OpenNebula Changelog

New in version 4.0

May 10th, 2013
  • The OpenNebula project is proud to announce the immediate availability of OpenNebula 4.0 Eagle. The project has come a long way since the first “technology preview” of OpenNebula five years ago. During these years we’ve witnessed the rise and hype of the Cloud, the birth and decline of several virtualization technologies, but specially the encouraging and exciting growth of OpenNebula; both as a technology and as an active and engaged community.
  • OpenNebula 4.0 is the result of the terrific feedback of the day-to-day operation of virtualized infrastructures by many of you, result of all your contributions, bug reports, patches, and translations, but one and foremost, OpenNebula 4.0 is the realization of a vision of simplicity, openness, code-correctness and a sysadmin-centric approach. This defines our personality as a community, it defines the OpenNebula Way. Now the features that you’ve been waiting for….
  • OpenNebula 4.0 includes new features in most of its subsystems. We are showing for the first time a completely redesigned Sunstone, with a fresh and modern look and an updated workflow for most of the dialogs. The also new Sunstone Views functionality allows to customize the GUI for each type of user or group, so the interface implements a different provisioning model for each role. A whole new set of operations for VMs like system and disk snapshoting, capacity re-sizing, programmable VM actions and IPv6 among others. There are some new drivers also, like Ceph; as well as improvements for VMware, KVM and Xen. The scheduler has received some attention from the OpenNebula team to easily define more placement policies… and much more (see below).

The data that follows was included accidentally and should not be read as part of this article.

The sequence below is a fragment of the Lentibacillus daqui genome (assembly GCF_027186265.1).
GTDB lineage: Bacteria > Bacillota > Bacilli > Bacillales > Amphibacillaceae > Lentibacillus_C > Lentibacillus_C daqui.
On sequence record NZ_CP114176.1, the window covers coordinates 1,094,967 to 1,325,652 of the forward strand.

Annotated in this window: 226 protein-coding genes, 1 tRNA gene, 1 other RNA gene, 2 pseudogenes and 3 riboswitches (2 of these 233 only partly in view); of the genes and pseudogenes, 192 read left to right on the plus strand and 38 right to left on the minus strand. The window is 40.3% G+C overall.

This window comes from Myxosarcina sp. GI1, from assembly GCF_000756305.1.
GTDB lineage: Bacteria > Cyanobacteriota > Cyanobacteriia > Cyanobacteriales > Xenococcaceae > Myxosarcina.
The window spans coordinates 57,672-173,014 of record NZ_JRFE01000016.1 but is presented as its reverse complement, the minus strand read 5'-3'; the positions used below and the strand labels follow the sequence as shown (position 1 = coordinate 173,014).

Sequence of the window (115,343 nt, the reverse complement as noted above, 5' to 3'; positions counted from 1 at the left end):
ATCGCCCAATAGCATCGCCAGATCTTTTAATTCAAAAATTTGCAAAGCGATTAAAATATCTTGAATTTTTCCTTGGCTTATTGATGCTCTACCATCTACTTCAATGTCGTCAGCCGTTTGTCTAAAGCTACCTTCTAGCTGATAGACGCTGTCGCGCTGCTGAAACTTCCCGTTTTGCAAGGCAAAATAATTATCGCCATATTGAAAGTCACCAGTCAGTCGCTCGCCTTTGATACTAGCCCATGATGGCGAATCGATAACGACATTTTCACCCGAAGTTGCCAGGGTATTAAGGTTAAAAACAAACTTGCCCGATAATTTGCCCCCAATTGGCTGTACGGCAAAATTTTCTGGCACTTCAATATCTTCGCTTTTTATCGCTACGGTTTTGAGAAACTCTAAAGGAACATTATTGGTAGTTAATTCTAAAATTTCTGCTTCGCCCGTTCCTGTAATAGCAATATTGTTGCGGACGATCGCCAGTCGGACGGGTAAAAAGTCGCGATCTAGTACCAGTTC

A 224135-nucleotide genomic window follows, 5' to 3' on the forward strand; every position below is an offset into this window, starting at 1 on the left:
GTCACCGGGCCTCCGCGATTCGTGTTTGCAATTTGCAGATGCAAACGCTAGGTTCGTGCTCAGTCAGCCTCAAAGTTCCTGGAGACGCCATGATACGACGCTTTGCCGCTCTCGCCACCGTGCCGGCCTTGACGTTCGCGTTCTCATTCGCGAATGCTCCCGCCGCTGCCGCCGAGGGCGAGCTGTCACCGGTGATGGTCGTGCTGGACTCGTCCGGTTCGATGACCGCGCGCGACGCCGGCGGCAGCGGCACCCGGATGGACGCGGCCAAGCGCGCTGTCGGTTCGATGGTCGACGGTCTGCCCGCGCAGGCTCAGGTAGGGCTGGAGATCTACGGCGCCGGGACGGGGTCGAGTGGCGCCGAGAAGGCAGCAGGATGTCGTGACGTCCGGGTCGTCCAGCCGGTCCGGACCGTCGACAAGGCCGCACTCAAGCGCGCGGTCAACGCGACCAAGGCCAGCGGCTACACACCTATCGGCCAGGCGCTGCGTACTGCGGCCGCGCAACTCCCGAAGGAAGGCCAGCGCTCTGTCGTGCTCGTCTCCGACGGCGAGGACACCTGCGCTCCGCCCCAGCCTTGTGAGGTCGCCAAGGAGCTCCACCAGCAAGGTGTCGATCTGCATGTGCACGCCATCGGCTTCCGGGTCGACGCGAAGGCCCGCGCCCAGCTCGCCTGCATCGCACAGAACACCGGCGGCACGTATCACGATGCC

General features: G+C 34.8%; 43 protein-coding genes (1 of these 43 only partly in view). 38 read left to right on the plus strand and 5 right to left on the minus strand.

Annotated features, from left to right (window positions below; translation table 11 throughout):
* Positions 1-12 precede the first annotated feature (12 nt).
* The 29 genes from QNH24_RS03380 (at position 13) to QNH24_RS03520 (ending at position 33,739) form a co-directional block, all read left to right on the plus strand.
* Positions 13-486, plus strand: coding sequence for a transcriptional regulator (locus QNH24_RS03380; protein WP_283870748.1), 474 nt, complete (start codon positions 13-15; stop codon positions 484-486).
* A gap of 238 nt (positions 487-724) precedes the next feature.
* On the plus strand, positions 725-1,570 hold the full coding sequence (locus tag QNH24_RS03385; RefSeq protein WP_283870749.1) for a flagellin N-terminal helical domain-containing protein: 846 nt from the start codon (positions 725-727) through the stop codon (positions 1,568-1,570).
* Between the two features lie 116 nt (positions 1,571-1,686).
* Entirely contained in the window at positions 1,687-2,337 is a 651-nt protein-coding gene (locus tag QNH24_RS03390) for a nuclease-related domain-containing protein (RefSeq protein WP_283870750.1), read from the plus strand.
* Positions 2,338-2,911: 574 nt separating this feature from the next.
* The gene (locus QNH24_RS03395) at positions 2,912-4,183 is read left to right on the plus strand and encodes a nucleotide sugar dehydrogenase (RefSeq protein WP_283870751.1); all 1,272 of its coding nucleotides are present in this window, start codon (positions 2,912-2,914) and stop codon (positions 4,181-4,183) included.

• This is a stable release and so a recommended update that incorporates several bug fixes since 4.0 Beta and 4.0 RC. Although this is a major release we’ve done our best to keep compatibility with OpenNebula 3.8 so any application developed for previous versions should work without effort. We have changed the name of some of the operations over the VM (we have now 32 different management actions) so be sure to check the compatibility and upgrade guides.
  • As enterprise-ready product, each OpenNebula Series is maintained for three years, in few days we will release the first Service Pack for the OpenNebula 3 Series.
  • As usual OpenNebula releases are named after a Nebula. The Eagle Nebula (catalogued as Messier 16 or M16, and as NGC 6611, and also known as the Star Queen Nebula) is a young open cluster of stars in the constellation Serpens, discovered by Jean-Philippe de Cheseaux in 1745-46. It is located about 7,000 light-years away from Earth.

New in version 3.8 (October 25th, 2012)

  • OpenNebula Core:
  • This release includes the following changes in OpenNebula core:
  • Improved VM life-cycle, some VM transitions has been tuned to prevent from loosing VM states when a infrastructure related failure occurs. Now when a suspended/stopped/unknown VM fails to restart/resume it returns to its original state instead to retry the operation o manually delete the VM.